To quote the sportscaster Al Michaels at the end of the U.S. hockey team's victory during the 1980 Olympics: "Do you believe in miracles?" (You have to shout this if you want to quote him accurately.)
I do, but there are many believers who don't. And it's not hard to see why. To my mind--and I'm being serious here--I figure that if God can create the heavens and the earth, raise his son from the dead, and so on (to say nothing of what his son's miracles during his earthly ministry) then something like healing someone from an incurable disease in the modern world is, by comparison, relatively easy. Plus, I've read plenty of medical reports surrounding the many verified miracles at Lourdes. And I've also seen and heard about what I would call "minor" miracles in people's lives that remain inexplicable.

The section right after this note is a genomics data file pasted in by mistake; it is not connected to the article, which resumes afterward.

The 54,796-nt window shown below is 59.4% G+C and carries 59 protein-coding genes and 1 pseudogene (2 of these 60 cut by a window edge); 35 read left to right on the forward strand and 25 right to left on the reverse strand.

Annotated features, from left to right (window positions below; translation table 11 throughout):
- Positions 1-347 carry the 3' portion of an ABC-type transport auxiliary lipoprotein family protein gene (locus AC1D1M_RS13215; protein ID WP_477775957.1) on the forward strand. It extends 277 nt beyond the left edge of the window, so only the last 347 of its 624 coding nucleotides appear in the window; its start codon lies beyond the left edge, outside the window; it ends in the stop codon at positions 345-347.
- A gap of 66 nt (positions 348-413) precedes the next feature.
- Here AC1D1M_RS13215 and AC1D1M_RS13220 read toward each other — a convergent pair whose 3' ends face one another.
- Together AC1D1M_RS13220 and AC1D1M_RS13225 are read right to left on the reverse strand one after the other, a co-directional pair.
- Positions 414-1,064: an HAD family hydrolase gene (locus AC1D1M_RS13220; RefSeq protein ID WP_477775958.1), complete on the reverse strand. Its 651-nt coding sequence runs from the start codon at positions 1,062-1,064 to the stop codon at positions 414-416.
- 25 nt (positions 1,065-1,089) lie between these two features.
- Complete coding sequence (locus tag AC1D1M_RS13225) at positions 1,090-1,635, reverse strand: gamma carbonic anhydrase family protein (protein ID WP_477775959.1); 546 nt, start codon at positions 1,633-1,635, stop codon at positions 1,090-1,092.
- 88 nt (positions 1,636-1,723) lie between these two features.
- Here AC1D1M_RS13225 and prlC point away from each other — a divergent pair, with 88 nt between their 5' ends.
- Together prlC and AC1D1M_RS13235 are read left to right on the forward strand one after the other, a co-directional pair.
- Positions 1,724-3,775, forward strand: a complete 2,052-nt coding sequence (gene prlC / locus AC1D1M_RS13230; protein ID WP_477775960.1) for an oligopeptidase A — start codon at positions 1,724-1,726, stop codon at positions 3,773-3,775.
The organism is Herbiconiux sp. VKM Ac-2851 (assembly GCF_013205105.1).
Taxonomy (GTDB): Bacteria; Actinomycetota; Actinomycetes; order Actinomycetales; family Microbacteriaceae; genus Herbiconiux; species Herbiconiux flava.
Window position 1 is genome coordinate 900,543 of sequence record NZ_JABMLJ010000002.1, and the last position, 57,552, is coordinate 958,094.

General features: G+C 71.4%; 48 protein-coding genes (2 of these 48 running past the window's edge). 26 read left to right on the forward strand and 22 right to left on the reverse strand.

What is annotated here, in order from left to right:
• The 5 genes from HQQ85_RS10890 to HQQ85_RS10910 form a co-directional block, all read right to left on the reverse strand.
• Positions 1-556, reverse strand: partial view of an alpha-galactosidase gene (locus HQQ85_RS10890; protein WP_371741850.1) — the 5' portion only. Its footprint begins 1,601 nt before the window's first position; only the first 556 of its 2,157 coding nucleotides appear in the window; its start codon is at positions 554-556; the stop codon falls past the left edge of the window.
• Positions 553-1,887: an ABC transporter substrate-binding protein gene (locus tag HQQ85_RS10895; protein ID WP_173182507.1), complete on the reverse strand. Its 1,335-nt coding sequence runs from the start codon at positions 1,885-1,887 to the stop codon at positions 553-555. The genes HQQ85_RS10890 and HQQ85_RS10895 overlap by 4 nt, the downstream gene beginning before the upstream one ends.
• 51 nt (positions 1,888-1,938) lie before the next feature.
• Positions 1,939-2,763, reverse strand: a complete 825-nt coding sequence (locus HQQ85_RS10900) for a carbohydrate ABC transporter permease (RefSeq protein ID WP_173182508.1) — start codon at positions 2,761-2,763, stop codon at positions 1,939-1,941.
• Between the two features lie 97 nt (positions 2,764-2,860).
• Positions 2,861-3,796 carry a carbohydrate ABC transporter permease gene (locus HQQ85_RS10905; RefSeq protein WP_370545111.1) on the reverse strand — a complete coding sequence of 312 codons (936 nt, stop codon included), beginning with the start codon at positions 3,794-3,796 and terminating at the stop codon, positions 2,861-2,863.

But belief in miracles raises a very difficult question for those who believe in them (including me): Why is one person "cured" while another remains ill? This is where those who do not believe in miracles have a very strong case: for if you admit of the possibility of miracles, then you have to grapple with the question of whether this means that God plays favorites. And many of my friends simply cannot abide that image of God.
However, it seems to me that miracles do occur these days, hard as it for many of us--including me--to comprehend them. To that end, an article on "Modern Miracles" by Michael Paulson of The Boston Globe.
James Martin, SJ